Jenni’s wise advice for your next hospital stay

12 Jun

by Carolyn Thomas  @HeartSisters

My lovely friend Jenni gave all of us all quite a scare last month when she became very ill, was taken to hospital by ambulance, and then needed to undergo an emergency appendectomy. She’s safe and sound at home now, thank goodness, and recovering nicely. She recently decided to e-mail us this update on her condition. But what made me laugh out loud was her list of three important warnings based on what she learned during her hospital experience. With Jenni’s permission, I’m sharing them here for the benefit of any women who may be heading into hospital soon. Take notes, ladies . . .   

“I just can’t thank everyone enough for all the calls, e-mails, cards, visits, gifts, flowers and food over the past few days – I am blessed to have so many wonderful women in my life. 

“I am rallying quickly (this worries Mike as he has been loving all the food!) This morning we went out for coffee, although I couldn’t quite stare down a coffee cup.  Then we went for about a 25-minute walk, me at half-speed asking Mike to slow down . . . and it felt great!  The pain is minimal, my energy is starting to come back and my appetite is surfacing – life is good!

“Now, after being in the hospital and having my mother’s voice inside my head to make sure I had clean underwear on “in case I had to go to the hospital” (do you remember those nuggets of wisdom?) – I have some additional advice for you:

1.  Always make sure that your legs and pits are shaved.  I am really tardy here, and in the winter months I can stretch for a couple of weeks before I think about shaving.  So, imagine my embarrassment to see my lily-white stick legs hanging out the end of my oh-so-tasteful hospital gown, and the young male medical student examining said legs for edema.  Oh God.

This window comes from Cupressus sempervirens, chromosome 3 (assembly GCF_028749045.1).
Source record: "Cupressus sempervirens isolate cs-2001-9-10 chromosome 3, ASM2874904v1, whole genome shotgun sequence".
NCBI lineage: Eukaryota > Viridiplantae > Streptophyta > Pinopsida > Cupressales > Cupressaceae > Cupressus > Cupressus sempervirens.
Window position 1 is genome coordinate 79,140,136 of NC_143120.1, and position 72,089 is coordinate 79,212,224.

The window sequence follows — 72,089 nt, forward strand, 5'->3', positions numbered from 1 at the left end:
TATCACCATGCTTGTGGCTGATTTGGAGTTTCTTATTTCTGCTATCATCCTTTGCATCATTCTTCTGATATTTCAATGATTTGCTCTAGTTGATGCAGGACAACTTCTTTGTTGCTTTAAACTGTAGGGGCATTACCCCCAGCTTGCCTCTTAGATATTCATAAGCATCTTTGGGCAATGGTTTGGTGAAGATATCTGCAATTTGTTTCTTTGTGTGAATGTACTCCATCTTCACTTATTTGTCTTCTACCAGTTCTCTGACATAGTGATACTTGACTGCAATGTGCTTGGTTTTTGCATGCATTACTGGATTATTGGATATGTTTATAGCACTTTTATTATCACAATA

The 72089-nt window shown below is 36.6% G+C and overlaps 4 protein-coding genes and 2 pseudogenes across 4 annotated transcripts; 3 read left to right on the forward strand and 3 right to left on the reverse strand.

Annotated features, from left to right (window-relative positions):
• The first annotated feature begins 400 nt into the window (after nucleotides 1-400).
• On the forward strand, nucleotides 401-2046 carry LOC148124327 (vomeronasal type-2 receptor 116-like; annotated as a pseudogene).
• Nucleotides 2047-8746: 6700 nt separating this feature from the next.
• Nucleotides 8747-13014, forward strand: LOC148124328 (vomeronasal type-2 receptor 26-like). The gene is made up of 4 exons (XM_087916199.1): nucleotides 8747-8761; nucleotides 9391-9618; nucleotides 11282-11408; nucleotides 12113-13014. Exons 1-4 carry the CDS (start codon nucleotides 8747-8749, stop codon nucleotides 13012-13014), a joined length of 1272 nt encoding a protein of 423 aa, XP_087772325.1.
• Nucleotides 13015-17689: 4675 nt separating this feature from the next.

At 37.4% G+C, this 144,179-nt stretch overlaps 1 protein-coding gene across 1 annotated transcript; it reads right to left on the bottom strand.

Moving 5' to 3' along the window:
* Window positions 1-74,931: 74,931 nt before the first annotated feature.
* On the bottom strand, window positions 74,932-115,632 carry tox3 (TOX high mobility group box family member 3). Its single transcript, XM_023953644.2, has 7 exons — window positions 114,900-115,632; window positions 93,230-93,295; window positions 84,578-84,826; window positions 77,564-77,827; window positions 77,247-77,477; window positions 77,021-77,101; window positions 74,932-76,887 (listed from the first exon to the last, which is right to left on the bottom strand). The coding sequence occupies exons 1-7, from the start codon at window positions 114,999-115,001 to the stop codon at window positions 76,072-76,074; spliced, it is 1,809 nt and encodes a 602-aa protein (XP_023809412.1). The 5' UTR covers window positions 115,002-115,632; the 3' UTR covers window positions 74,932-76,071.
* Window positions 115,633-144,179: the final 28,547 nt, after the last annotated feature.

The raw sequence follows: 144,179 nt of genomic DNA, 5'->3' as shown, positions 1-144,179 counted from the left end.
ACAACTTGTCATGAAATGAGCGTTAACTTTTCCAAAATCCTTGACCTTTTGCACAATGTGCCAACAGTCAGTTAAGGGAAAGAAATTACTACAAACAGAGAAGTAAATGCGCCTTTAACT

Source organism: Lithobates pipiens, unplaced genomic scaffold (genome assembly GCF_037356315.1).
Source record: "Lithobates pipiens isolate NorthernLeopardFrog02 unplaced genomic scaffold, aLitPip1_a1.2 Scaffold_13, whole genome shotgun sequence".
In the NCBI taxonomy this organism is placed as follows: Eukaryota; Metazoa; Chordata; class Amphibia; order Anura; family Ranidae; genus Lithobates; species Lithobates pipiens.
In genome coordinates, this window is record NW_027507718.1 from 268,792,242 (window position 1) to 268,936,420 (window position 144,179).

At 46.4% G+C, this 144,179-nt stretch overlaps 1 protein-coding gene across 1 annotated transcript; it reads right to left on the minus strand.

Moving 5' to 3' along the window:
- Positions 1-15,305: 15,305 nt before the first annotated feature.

2.  Continually get rid of rogue hairs on upper lip, chin and neck The young nurses today don’t need glasses or a magnifying mirror to see these errant hairs – they just see them when they look at you from about 10 feet away.  I still can’t get over the vision of the three hags in Shakespeare’s Macbeth.

3.  Always make sure that ears are free of wax and belly buttons are fluff-free.  I am totally hoping that this was the case for me, as laparoscopic surgery uses the navel. I hope that the operating staff didn’t have to go lint picking – how embarrassing.  And, where have I been all these years?  I thought that my temperature would be taken via my mouth – not so!  They have this smart little gizmo that measured my temperature in my ear in about five seconds!

“So girls, our mothers were right. It is good to have clean underwear – and let’s ramp that up to panties that have some elastic, with no holes or stains.  I am going to purge my underwear drawer after this!

“Thanks again all – and the biggest of hugs around,

Love,  Jenni”

k

Q: What’s your own best piece of advice to get ready for a hospital stay?

k

12 Responses to “Jenni’s wise advice for your next hospital stay”

  1. Karyn A March 14, 2016 at 4:17 pm #

    I agree with Jenni, and the first thing I actually posted on FB after the heart attack & my stay at the hospital was “always have nicely shaved legs from now on”…